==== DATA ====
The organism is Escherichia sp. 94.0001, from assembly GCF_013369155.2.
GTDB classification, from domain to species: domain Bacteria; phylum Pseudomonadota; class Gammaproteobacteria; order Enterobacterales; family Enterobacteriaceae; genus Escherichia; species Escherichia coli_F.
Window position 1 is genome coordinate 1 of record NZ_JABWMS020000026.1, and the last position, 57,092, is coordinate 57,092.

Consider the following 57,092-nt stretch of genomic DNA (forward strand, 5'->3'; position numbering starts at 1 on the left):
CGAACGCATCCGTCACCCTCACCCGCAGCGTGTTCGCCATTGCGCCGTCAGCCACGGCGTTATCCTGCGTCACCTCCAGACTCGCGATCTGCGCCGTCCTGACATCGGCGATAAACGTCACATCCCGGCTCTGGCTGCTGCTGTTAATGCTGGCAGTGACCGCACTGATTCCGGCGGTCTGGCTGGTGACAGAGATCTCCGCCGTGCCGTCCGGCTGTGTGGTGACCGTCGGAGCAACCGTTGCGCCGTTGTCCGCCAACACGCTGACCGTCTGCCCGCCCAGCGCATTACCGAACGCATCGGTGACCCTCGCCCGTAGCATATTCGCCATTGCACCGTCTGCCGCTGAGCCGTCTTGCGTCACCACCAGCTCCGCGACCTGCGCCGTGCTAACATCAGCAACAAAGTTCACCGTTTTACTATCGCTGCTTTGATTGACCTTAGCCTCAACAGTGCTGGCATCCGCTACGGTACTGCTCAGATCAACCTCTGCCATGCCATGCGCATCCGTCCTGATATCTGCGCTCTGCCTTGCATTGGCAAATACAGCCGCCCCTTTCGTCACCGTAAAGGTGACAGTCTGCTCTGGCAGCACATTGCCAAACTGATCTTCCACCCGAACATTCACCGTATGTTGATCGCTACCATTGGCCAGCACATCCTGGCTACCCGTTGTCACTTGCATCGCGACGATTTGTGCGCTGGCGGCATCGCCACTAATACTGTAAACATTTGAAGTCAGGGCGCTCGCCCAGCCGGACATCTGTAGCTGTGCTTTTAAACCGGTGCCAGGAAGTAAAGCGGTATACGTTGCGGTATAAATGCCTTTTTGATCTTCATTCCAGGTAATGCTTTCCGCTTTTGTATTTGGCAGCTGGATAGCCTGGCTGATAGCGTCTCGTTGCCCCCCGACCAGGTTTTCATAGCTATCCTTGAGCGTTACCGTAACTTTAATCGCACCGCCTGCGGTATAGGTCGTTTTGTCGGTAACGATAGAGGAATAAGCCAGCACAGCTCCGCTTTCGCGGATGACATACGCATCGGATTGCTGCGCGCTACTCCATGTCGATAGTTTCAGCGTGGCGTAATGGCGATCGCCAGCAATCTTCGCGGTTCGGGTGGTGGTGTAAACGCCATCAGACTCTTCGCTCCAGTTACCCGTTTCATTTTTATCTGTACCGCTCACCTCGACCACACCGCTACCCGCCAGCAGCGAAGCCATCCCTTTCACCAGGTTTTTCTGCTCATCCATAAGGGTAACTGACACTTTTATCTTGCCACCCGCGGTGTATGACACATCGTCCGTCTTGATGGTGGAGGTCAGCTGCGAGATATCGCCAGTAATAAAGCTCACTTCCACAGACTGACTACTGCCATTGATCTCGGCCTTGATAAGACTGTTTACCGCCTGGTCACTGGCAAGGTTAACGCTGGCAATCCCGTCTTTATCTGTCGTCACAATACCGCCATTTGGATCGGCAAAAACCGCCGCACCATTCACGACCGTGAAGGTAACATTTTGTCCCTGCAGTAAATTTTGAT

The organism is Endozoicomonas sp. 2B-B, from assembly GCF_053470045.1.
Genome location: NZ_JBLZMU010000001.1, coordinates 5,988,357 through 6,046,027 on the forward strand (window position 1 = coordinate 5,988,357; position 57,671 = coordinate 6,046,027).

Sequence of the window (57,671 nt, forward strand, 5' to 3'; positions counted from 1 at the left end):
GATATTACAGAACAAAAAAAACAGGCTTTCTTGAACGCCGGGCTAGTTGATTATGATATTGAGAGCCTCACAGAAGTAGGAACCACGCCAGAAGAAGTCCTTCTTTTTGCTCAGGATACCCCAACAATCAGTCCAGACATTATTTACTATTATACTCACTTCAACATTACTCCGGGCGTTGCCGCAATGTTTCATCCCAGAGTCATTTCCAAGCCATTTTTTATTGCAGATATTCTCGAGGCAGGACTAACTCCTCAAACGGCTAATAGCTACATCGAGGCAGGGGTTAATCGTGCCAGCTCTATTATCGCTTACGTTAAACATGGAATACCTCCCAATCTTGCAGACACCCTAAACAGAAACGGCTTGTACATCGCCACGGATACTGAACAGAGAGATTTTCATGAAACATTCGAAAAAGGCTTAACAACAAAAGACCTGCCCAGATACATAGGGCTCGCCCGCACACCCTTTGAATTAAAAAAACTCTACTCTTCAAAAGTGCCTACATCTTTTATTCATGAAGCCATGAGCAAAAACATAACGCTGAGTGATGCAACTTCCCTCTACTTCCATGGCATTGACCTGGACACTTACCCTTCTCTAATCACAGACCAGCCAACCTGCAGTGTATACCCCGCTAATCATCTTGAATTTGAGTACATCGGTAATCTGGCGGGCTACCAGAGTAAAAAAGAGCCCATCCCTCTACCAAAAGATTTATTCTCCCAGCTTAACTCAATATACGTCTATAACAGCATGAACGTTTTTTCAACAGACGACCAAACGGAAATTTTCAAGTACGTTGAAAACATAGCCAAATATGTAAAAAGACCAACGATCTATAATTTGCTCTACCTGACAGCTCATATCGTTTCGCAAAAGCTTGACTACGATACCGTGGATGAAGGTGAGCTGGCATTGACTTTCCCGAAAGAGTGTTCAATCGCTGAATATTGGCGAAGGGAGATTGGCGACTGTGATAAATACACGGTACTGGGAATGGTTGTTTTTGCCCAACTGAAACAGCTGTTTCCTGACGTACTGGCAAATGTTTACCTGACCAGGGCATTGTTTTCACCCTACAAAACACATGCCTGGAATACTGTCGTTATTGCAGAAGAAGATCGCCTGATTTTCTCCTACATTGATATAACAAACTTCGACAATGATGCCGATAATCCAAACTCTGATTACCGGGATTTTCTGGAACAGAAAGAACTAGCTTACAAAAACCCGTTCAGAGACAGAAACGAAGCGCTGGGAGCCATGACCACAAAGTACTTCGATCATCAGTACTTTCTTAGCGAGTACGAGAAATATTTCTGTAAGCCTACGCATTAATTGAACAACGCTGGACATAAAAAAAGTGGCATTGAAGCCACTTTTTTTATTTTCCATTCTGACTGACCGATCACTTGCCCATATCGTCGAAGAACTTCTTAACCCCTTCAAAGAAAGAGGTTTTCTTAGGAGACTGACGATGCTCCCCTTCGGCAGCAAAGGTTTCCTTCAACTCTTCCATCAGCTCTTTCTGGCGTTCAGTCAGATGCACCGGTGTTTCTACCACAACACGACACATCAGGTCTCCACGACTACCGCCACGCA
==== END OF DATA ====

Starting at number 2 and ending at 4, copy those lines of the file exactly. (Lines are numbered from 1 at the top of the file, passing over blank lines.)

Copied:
GTDB classification, from domain to species: domain Bacteria; phylum Pseudomonadota; class Gammaproteobacteria; order Enterobacterales; family Enterobacteriaceae; genus Escherichia; species Escherichia coli_F.
Window position 1 is genome coordinate 1 of record NZ_JABWMS020000026.1, and the last position, 57,092, is coordinate 57,092.

Consider the following 57,092-nt stretch of genomic DNA (forward strand, 5'->3'; position numbering starts at 1 on the left):